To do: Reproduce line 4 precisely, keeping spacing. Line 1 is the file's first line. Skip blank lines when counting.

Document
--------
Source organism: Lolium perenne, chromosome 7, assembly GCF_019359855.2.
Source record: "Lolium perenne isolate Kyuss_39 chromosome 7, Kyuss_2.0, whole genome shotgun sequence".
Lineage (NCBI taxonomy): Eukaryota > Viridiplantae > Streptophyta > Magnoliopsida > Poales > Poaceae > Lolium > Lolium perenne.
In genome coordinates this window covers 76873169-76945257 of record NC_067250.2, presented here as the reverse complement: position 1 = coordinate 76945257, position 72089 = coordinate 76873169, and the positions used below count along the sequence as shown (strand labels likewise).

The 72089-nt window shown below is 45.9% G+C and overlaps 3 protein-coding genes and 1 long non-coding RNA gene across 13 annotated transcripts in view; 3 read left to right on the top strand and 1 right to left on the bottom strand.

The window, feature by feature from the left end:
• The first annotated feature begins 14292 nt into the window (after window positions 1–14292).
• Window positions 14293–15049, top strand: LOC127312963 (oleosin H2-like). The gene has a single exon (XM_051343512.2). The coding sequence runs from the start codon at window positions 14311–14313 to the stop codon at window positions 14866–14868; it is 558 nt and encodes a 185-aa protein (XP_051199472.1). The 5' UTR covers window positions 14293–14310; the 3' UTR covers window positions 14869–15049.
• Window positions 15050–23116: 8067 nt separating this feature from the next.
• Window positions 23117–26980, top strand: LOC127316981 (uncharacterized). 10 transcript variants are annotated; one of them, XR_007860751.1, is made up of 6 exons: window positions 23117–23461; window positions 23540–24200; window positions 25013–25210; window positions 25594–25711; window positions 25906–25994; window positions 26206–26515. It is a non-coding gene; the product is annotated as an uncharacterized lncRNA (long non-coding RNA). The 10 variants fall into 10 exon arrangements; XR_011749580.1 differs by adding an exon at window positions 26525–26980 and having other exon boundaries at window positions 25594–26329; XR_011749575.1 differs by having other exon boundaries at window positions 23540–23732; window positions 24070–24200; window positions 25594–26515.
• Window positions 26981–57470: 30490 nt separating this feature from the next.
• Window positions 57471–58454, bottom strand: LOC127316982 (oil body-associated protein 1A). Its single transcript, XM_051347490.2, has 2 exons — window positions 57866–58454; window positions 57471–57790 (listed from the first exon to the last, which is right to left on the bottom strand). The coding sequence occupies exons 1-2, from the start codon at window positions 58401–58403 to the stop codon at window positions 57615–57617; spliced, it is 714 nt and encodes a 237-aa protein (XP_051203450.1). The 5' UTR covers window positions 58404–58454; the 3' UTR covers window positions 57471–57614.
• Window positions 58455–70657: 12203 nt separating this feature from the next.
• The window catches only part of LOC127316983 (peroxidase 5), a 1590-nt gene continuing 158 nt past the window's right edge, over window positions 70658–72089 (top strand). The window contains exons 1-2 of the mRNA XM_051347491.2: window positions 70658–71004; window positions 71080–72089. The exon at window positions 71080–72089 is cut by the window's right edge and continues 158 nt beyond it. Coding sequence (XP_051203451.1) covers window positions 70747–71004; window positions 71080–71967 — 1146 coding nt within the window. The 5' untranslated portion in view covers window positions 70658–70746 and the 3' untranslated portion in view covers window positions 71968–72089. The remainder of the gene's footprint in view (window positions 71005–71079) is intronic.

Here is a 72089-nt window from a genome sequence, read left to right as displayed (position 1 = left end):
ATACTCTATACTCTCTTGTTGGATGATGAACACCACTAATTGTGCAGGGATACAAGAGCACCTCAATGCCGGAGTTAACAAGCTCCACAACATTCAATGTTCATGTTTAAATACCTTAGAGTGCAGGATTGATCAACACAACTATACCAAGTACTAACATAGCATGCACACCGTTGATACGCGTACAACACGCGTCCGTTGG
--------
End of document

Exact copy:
In genome coordinates this window covers 76873169-76945257 of record NC_067250.2, presented here as the reverse complement: position 1 = coordinate 76945257, position 72089 = coordinate 76873169, and the positions used below count along the sequence as shown (strand labels likewise).